Back in the “home computer” days, I was something of a serial platform jumper; the list of systems I’ve owned is long. I would have a certain system and be happily using it and then become intrigued by a different system where the grass seemed greener. Way back when, jumping from one system to another was to take on a completely new experience — it wasn’t like today’s world where hundreds of different models of computers run either Windows or macOS. Basically, every system had its own unique hardware and its own OS.
So, I’d magazine-up on that shiny new platform, break into full lusting-after-it mode, and then talk my parents (my mom, really) into letting me put my current system in the local newspaper’s classified ads. With a few weeks and a little luck it would sell and then the new system could be had. I would do yardwork, more chores — whatever — to cover the price differential (with some notable help from the parents).
Typically I would jump from one system to another about every year or year-and-a-half until the landscape became much less varied and I landed on Windows and then macOS. But in that fickle period, from 1982 to 1994 or so, there are a few stand-out systems that I used very lightly or owned for only a few days. It occurred to me that an account of these brief encounters may make for an interesting story to share.
The first system on the list is the Atari 400. In late 1984 I was 12 years old and using an Apple //c system that I got earlier that year, shortly after it launched. I wasn’t looking to switch platforms (yet), but when I spotted an Atari 400 on clearance in a Children’s Palace toy store at the local mall (Coliseum Mall in Hampton, Virginia), I was able to talk my parents into buying one. It was going for just $25 on a close-out sale. I hooked it up to the TV in the guest room and had fun playing the two cartridge games I had for it, Star Raiders and Gyruss. But, as it wasn’t my main system and as I wasn’t looking to expand it in any way, I probably didn’t spend more than four or five hours on it in total. When we moved from our home in York County to Williamsburg, Virginia the following year, that 400 somehow got lost in the shuffle and that was the end of my only experience with the Atari 8-bit line during its retail lifespan.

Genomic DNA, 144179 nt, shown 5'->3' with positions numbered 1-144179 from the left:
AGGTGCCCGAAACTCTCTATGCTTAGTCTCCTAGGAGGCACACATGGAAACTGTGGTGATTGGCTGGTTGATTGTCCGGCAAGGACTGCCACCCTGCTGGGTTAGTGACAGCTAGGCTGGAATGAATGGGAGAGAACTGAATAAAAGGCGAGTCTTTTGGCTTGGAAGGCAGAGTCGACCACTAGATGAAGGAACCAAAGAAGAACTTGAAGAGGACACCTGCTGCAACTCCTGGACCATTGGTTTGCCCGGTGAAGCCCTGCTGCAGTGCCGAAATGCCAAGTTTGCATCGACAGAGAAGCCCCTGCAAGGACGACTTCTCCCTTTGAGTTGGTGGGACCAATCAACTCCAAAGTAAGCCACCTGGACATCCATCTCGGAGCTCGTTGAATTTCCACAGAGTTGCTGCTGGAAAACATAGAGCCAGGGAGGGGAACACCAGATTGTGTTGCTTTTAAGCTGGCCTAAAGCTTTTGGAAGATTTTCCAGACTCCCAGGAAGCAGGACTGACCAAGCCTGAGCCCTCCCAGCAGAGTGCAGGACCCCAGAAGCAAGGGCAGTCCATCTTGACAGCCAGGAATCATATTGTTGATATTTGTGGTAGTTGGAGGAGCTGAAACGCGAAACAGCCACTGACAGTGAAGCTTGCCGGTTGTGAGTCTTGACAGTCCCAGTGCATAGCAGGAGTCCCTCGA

The second system I owned only briefly was the Commodore 128. In 1985 I was trying to sell the aforementioned Apple //c in order to move to a Macintosh, the 128K original. I started a MacWorld subscription and everything! (Actually, my sites shifted to the then-forthcoming Amiga after I read about it, and then shifted back to the Macintosh as the months passed…) Sadly, I wasn’t getting any bites from the classified ad I was running for the //c and time went by, during which the Commodore 128 was released. It was far less expensive than a Mac or Amiga, and as such, my parents were willing to buy it before the //c sold.
So, I got a C128 — but no disk drive; the 1571 drive designed to go along with the C128 had a transfer mode faster than the C64’s slow 1541 drive, but it wasn’t widely available for sale yet. To hold me over, I bought a Commodore cassette deck to use for storage while waiting for the 1571 to become available. The only games I had to play, other than those I typed in from Compute! magazines, were Pitfall II on a cartridge and Sargon Chess on a cassette. Sadly, the experience of using the C128 without a floppy drive befouled the platform for me, and after a month or so I sold it through the local paper and went back to working towards a Macintosh.